BEH: One of the things I think about a lot is subjective and objective evil, snd how ethics can shift and change based on how civilization evolves. If we were to go back to ancient Rome, we would find most of what they did to be evil, to be abhorrent. But that was just the way they lived. So there is a subjective definition of evil. But then you wonder: underneath that, are there sentient forces that exist only to destroy? I think that’s been one of the questions that mankind has had ever since the first time the sun went down. 

I’ve always felt that what lives in the darkness is what lives inside of ourselves. One of the ways to understand oneself is to understand your own darkness, to confront those aspects of your own nature. Carl Jung talked about it in Psychology and the Occult. When I was growing up, comics were always the place I went to to get discussions about those kinds of broad, almost primal ethics. So when I write books, I tend to write engaging those things. Angel is the story about a character who has been evil. Now he’s trying to be good, but still carrying the memories, and likely some of those desires still. 

The question Joss asked when he created Angel, to me, was, “Can a monster be a hero?” I think that’s still relevant question for the day. Is redemption possible? Do you deserve redemption in the face of the things you’ve done before?  That’s an ongoing discussion in popular culture right now. 

As far as social media goes, I’m very concerned. I’m concerned about what it does to people’s self-esteem. I’m concerned about how it exposes us to so many opinions. We might not be biologically engineered to engage with that many people at a time. I’m concerned with how it forces us to demonstrate our lives to others. It’s performative living. It can be very difficult on a soul.

So I wanted to explore that and ask the question: is there something truly Insidious at play there? If it’s  not the cause of it, is it taking advantage of its existence? You can look at social media as its own hive mind, as its own kind of global consciousness. And if it is a global consciousness, what lives in that global subconscious? That seems like a good way to approach a narrative.

MFR: This theme of redemption comes up a lot in your book. Do you think the character of Angel believes that he can be redeemed?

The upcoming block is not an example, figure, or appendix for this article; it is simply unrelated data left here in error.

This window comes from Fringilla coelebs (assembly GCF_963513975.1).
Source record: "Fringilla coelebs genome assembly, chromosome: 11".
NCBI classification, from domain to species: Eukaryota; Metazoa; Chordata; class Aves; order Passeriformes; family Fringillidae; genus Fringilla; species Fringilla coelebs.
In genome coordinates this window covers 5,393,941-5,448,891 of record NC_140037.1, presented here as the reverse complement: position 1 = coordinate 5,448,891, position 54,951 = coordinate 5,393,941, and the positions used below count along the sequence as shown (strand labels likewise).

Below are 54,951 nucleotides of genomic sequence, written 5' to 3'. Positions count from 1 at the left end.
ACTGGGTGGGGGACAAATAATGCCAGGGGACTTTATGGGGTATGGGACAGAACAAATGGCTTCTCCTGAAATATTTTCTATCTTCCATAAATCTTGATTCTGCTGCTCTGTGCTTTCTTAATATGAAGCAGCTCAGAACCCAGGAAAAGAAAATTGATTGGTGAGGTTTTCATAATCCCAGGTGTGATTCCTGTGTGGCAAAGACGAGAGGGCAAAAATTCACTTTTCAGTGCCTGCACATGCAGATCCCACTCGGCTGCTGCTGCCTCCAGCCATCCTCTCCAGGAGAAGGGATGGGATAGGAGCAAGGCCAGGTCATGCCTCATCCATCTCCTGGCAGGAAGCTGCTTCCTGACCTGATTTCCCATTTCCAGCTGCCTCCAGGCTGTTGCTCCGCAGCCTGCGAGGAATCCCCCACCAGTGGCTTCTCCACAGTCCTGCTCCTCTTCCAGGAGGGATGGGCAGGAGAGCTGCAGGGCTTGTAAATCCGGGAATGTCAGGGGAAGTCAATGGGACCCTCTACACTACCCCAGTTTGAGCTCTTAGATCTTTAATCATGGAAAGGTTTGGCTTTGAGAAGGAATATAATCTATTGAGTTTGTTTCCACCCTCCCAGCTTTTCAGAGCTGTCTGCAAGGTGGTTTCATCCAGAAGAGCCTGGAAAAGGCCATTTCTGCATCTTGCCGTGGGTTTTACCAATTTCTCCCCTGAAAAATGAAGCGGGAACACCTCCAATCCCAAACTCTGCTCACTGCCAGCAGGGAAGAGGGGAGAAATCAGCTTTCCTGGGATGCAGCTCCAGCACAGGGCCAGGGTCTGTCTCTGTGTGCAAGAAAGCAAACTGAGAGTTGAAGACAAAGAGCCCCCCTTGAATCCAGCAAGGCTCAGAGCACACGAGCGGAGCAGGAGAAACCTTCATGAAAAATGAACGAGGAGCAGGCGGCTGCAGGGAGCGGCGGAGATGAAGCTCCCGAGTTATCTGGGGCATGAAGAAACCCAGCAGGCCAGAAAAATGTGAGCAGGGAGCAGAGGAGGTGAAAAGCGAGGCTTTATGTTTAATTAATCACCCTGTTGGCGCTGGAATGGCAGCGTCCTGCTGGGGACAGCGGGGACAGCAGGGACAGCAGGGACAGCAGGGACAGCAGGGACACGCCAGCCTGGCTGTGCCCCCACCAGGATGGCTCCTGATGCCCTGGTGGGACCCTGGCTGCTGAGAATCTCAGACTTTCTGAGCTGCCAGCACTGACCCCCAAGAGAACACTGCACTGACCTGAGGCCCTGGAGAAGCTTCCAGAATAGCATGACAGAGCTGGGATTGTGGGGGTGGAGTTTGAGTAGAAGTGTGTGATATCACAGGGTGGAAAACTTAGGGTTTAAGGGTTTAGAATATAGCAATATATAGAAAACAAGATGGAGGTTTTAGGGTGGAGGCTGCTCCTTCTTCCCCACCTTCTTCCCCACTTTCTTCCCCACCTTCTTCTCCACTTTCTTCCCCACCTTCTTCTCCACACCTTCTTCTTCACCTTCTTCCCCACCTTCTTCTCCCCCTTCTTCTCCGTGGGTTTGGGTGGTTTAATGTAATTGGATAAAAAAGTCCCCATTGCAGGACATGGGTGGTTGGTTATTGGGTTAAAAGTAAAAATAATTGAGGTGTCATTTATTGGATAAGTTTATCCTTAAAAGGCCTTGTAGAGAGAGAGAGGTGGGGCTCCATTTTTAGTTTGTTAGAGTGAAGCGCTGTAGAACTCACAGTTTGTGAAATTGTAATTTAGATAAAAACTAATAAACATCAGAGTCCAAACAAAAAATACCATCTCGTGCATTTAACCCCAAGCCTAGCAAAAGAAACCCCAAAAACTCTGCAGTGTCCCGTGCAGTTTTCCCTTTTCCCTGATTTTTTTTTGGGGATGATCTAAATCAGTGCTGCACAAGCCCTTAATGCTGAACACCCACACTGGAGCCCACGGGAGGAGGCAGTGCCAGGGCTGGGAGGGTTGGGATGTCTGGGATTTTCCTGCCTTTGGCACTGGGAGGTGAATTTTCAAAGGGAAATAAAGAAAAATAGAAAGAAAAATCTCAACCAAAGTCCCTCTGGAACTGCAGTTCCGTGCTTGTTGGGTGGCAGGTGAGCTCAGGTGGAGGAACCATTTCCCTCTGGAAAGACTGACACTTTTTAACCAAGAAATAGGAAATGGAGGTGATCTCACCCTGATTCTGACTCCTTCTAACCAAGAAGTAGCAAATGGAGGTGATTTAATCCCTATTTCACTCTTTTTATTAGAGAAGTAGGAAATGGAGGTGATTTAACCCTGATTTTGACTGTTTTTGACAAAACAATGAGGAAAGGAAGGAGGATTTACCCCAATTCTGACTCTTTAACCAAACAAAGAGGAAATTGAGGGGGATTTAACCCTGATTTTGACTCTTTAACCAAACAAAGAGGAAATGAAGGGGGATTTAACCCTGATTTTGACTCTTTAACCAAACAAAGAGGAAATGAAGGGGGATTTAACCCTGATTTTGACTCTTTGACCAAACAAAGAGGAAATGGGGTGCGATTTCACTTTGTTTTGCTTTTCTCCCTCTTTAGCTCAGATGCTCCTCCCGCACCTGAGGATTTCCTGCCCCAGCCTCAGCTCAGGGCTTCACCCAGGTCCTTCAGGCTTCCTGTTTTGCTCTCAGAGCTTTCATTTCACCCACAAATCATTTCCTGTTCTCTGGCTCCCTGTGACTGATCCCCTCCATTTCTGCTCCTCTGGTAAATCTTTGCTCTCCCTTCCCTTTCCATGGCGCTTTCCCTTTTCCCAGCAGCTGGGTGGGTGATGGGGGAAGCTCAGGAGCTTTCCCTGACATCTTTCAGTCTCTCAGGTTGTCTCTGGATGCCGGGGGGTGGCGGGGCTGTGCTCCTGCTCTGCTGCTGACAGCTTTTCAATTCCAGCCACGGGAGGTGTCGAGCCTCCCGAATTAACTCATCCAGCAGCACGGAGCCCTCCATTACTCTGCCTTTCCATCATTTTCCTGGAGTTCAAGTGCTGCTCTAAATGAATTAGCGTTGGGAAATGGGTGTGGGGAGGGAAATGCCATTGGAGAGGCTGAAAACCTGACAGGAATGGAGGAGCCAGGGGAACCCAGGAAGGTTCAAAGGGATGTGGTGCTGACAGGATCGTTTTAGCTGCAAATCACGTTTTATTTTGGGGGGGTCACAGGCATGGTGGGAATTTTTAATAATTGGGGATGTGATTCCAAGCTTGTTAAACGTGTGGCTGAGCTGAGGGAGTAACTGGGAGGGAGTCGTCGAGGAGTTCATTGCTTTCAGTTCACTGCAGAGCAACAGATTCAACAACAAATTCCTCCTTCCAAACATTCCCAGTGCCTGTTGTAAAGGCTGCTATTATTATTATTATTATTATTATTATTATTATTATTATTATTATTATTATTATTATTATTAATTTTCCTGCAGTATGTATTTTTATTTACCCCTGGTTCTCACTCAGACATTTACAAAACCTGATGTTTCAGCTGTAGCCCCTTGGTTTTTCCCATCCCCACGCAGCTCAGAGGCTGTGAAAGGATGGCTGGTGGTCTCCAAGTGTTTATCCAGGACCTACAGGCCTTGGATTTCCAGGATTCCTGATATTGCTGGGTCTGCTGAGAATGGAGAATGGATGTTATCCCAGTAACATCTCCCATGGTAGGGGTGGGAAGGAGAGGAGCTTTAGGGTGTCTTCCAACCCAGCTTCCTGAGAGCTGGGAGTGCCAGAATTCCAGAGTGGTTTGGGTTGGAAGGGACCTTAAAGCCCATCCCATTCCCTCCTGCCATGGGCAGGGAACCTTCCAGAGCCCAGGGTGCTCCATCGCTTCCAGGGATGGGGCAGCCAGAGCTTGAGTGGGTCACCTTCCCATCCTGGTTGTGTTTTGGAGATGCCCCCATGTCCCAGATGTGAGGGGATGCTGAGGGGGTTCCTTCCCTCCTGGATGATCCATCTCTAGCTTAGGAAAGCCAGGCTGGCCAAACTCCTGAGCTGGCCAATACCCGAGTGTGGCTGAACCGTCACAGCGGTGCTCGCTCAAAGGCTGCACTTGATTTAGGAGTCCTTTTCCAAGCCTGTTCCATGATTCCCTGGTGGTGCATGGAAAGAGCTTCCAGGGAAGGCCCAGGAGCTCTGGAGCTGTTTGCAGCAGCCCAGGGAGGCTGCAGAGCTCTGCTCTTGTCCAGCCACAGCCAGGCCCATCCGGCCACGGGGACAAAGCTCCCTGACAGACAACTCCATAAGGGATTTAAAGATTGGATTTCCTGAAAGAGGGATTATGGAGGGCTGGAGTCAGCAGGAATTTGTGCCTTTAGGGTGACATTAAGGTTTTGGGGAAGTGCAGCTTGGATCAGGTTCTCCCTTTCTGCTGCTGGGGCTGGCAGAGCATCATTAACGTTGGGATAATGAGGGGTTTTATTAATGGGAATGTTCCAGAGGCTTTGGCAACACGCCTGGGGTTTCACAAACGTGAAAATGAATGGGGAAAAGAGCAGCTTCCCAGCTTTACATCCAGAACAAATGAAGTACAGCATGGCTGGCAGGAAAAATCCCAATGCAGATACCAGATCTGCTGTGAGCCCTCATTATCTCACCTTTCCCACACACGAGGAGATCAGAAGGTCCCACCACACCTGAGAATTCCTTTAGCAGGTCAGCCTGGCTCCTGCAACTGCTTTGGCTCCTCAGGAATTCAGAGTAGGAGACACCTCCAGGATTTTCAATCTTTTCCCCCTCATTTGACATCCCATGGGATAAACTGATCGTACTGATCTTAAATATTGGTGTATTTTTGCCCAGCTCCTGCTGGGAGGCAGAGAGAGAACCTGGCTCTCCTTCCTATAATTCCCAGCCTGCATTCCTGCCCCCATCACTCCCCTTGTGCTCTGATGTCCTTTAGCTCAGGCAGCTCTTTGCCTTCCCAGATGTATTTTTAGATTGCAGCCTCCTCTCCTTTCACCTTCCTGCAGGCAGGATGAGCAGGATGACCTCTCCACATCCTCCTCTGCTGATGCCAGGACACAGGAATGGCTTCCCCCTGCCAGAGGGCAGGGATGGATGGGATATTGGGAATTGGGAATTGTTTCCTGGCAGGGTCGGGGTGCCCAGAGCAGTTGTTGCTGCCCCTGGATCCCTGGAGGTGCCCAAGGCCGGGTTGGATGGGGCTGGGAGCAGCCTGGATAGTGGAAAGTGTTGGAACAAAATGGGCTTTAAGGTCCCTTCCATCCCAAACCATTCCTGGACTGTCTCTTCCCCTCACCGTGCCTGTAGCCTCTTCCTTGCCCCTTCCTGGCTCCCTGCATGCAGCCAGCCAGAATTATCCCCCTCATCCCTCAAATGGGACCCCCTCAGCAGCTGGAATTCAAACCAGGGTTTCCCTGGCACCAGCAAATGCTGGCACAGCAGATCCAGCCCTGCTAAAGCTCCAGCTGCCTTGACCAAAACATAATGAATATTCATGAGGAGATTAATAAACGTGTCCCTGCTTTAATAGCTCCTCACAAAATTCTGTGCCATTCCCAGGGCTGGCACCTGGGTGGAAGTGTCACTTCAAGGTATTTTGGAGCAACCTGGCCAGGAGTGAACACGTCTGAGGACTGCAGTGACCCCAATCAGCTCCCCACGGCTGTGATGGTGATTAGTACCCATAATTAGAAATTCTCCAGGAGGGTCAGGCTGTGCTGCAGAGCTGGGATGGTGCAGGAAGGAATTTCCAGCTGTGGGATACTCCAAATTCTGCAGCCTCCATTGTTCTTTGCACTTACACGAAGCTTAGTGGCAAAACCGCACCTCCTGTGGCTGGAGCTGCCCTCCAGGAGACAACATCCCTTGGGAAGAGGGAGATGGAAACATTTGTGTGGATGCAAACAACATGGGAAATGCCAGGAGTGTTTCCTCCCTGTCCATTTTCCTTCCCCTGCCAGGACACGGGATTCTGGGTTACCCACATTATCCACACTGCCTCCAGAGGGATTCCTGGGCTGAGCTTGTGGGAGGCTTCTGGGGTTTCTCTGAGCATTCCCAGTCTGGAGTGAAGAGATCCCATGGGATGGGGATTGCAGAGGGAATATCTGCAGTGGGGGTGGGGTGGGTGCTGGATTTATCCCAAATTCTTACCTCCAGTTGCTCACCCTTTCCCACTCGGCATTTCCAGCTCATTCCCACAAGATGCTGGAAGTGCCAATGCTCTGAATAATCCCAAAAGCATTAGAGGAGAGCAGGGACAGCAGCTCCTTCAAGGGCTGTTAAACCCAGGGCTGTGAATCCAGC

BEH: You know, I think he believes he should try to redeem himself. What makes him heroic is that separation from what I deserve and what I must do. I don’t think Angel is a person that sits and thinks very much about what he deserves. That to me is the essence of heroism. It’s not doing something so that it will change someone’s perception of you. It’s doing something because you know it must be done. I’ve always been attracted to those characters. It’s what drives me to Batman. It’s the idea of becoming a thing, and saying “I might be judged because of the thing I become, but I must.. Because that’s more important than my desire at the moment.” That’s what I’ve kind of always been drawn to with Angel as a character. 

I personally believe in redemption. I think when you have a society that will not allow redemption and rehabilitation, then you have a society based on punishment. And if you remove hope from the punished, then you have to make sure that the punished can no longer affect you, which is very difficult to do. Or, you’re going to get people who just never want to be better. If you tell people you can never be better, you can never be redeemed, then why are they going to try to be better? I think it’s incredibly dangerous to remove the concept of rehabilitation and redemption from the world. I’m not saying it should be easy. There should always be a price. But hopefully we can evolve into a society that seeks to do more than punish.

MFR: Returning to the story, you created an awesome new character, a new addition to the Boom Angel universe, and that’s Lilltih. Can you tell us a little bit about who she is and what went into creating her?

BEH: Well, I didn’t create her. Lilith has existed in mythology and religion and esoteric thought far, far before I ever existed. And if I were to say I created her, she might be very angry. (Laughs) but I did decide to incorporate her into the story, at least, a version of her as I understood her. Mainly because I wanted to bring in an ancient archetype into this world. It was really about making [Angel] feel a bit more epic,  like a story that has spanned time and space. Having a character that can represent that helps facilitate that feeling in the book. 

I’m also interested in her divine archetype: feminine power without regret. Certain cultures and viewpoints demonize her because she simply wanted to be equal to Adam. Other cultures have seen her as the catalyst for not only the empowerment of women, but for the empowerment of anyone who wants to live at the beat of their own drum. Angel is a character that is somewhat of an outcast, by his own choices and the world in which he lives. Lilith has always been symbolic of an esoteric idea about the value of being an outcast. Having this rebellious ancient spirit that is leading this group of vampires and people and other things towards a better end, I thought, would be really cool. And any time I can put a really cool female character into something, I’m certainly going to do that. I grew up with a single mom and, in a lot of ways, my work is always kind of a testament to her and her strength and what was required of her to raise me. That’s how the Night Mother wound up in the story.